Frank’s wife, Genevieve L. Kornick

In the previous post we met Francis Joseph Zeller (1897-1979), AKA Frank. His wife, Genevieve L. Kornick (1894-1982), AKA Jenny, is pictured below. They married in 1934 and had no children.

Jenny Kornick Zeller 1.jpg

Frank inscribed the photograph as follows: “The sweetest little girl in my life is little ‘innocent’ Jenny. Love, Frank.” According to a note which appears to have been made by Frank, the photograph was taken 25 October 1938. After selling 1529 Holbrook Street in 1937, Frank and Jenny bought 4 Greenwood Avenue just a little ways outside the city in the Baltimore County neighborhood of Kenwood. This photograph was possibly taken there.

Jenny Kornick Zeller 2.jpg

Jenny was the daughter of Herman Ludwig Christian Kornick (1858-1927), who was born in Germany and earned his living as a proofreader at German newspapers in Baltimore, and Clara Johanna Barth (1860-1938) whose father was born in Germany.

Here is a photograph of Frank and Jenny together which was developed on 22 August 1933:

Frank J Zeller and wife 1.jpg

Frank J Zeller and wife 2.jpg

Following are the front and back of a photograph which was taken in the backyard of 1529 Holbrook Street and developed in May 1933, but which has an inscription and address label dating from after they moved to the Greenwood Avenue house in 1937. On the back Frank describes himself as a lamplighter, chair caner, and “puzzle maker of magic rings.” Indeed, Frank’s occupation was listed as “lamplighter” in the 1920 Census and “streetlight inspector” in the 1930 and 1940 Censuses. His father’s occupation in 1900 and 1910 was “basket maker,” so Frank may have worked with him in that field and learned to cane chairs. According to Michael Cantori, proprietor of Cantori’s Theater of Magic, “magic rings” may refer to Chinese linking rings.

Frank J Zeller with plant 1

Frank J Zeller with plant 2


Frank at 1529 Holbrook Street, Baltimore, MD

Young Frank in back yard 1

Pictured above is Francis Joseph Zeller (1897-1979), AKA Frank, on 19 June 1910. He was about a month shy of 13 years old. As you can see from the caption on the back (below), he is standing in the back yard of 1529 Holbrook Street, Baltimore, MD “which mother kept neatly and proudly.” Holbrook Street is in the neighborhood of Oliver (see map below). I have not yet determined which of Frank’s sisters wrote that.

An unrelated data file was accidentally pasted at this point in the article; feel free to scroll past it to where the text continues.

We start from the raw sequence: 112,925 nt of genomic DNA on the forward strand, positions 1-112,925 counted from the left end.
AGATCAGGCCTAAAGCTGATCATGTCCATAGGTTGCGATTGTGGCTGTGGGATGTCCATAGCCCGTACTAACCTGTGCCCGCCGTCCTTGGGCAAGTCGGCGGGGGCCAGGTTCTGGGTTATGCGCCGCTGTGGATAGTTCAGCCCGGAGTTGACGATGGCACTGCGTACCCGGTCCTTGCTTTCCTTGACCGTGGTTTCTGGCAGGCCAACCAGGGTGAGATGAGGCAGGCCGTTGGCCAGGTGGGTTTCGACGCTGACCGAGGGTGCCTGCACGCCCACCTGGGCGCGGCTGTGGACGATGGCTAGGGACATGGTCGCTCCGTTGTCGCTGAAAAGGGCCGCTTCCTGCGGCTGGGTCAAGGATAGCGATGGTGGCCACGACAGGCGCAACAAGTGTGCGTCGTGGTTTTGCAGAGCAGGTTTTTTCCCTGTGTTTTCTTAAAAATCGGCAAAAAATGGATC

Frank was the son of Louis M. Zeller (1864-1926) and Margaret Ann Buechner (1868-1938). Louis purchased 1529 Holbrook Street from Ella A. Murphy in 1907. The house was subject to a ground rent of $39 until Louis acquired the ground from W. Allen Hammond in 1920. Margaret sold the house to Frank after Louis died in 1926 but maintained ownership of the ground. In 1937 Margaret and Louis sold the house and ground to Frank’s sister, Caroline M. Zeller (1893-1965), and her husband, Benjamin Harrison “Harry” Gosnell (1889-1960). Caroline and Harry had owned 1544 Holbrook Street since 1927. I’ll tell you more about the Gosnells in a future post.

The next door neighbor whose window is visible and mentioned in the caption was Ella M. Carlin (1858-1946) who lived at 1527 Holbrook Street. She was married to John W. Harris (1852-??). Her brother Louis B. Carlin (1864-1930) lived with them there at the time of his death.

Here is the back of the above photograph:

Young Frank in back yard 2

In the next photograph of Frank, developed 2 May 1933, he is 35 years old and again standing in the back yard of 1529 Holbrook Street. The dog in the photograph belonged to Eva M. Smith (1890-1981) who was married to John W. Bates (1897-1969). They were neighbors two doors down at 1525 Holbrook Street.

Frank in back yard 1

Frank in back yard 2

The three-story residences behind Frank were in the 1500 block of Aisquith Street. These three-story residences were replaced by two-story residences in the 1970s. A 10 June 1970 article in the Baltimore Sun discussed the recent demolition of 1531, 1533, and 1535 Aisquith Street, after they were condemned by the Baltimore Department of Housing and Community Development. The article noted that 1531 Aisquith Street was owned by a couple living in Trieste, Italy. A lien of $1200 was placed against the property to cover the costs of razing the house and “wall patching” at 1529 Aisquith Street, which was left standing, but a spokesman for the Department was quoted as saying “it’s going to be difficult to collect.” Almost 50 years later the problems associated with dilapidated housing and absentee owners still exist in Baltimore.

Below is a recent Google Earth Street View view of 1525, 1527, and 1529 Holbrook Street. All three of the houses are vacant.

1529 (white) 1527 (red) Holbrook Street.png

Here is a map of the neighborhood of Oliver with Holbrook Street marked in red”

Holbrook St Map.png

These photographs were among about 50 I purchased from an antique store on The Avenue in the Hampden neighborhood of Baltimore in July 2017.

Watch this blog for more of what these photographs tell us about the Zeller Family and life in ancient Baltimore.